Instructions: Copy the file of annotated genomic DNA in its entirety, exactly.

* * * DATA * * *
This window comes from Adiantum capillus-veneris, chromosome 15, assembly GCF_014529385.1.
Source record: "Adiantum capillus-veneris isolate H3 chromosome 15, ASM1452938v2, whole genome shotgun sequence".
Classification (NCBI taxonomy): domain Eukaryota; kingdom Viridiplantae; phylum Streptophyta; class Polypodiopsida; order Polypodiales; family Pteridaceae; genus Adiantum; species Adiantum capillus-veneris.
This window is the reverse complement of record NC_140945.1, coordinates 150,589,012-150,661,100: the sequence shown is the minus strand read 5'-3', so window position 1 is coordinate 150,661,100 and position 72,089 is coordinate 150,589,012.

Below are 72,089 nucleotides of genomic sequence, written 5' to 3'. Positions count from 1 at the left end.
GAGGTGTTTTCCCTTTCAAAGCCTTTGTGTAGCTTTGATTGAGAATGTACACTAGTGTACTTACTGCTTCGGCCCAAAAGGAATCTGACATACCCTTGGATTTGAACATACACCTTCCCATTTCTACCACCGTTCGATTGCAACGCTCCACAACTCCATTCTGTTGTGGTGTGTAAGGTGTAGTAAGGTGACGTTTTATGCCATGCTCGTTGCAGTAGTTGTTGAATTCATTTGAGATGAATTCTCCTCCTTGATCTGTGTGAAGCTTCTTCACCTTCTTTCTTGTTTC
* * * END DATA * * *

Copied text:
This window comes from Adiantum capillus-veneris, chromosome 15, assembly GCF_014529385.1.
Source record: "Adiantum capillus-veneris isolate H3 chromosome 15, ASM1452938v2, whole genome shotgun sequence".
Classification (NCBI taxonomy): domain Eukaryota; kingdom Viridiplantae; phylum Streptophyta; class Polypodiopsida; order Polypodiales; family Pteridaceae; genus Adiantum; species Adiantum capillus-veneris.
This window is the reverse complement of record NC_140945.1, coordinates 150,589,012-150,661,100: the sequence shown is the minus strand read 5'-3', so window position 1 is coordinate 150,661,100 and position 72,089 is coordinate 150,589,012.

Below are 72,089 nucleotides of genomic sequence, written 5' to 3'. Positions count from 1 at the left end.
GAGGTGTTTTCCCTTTCAAAGCCTTTGTGTAGCTTTGATTGAGAATGTACACTAGTGTACTTACTGCTTCGGCCCAAAAGGAATCTGACATACCCTTGGATTTGAACATACACCTTCCCATTTCTACCACCGTTCGATTGCAACGCTCCACAACTCCATTCTGTTGTGGTGTGTAAGGTGTAGTAAGGTGACGTTTTATGCCATGCTCGTTGCAGTAGTTGTTGAATTCATTTGAGATGAATTCTCCTCCTTGATCTGTGTGAAGCTTCTTCACCTTCTTTCTTGTTTC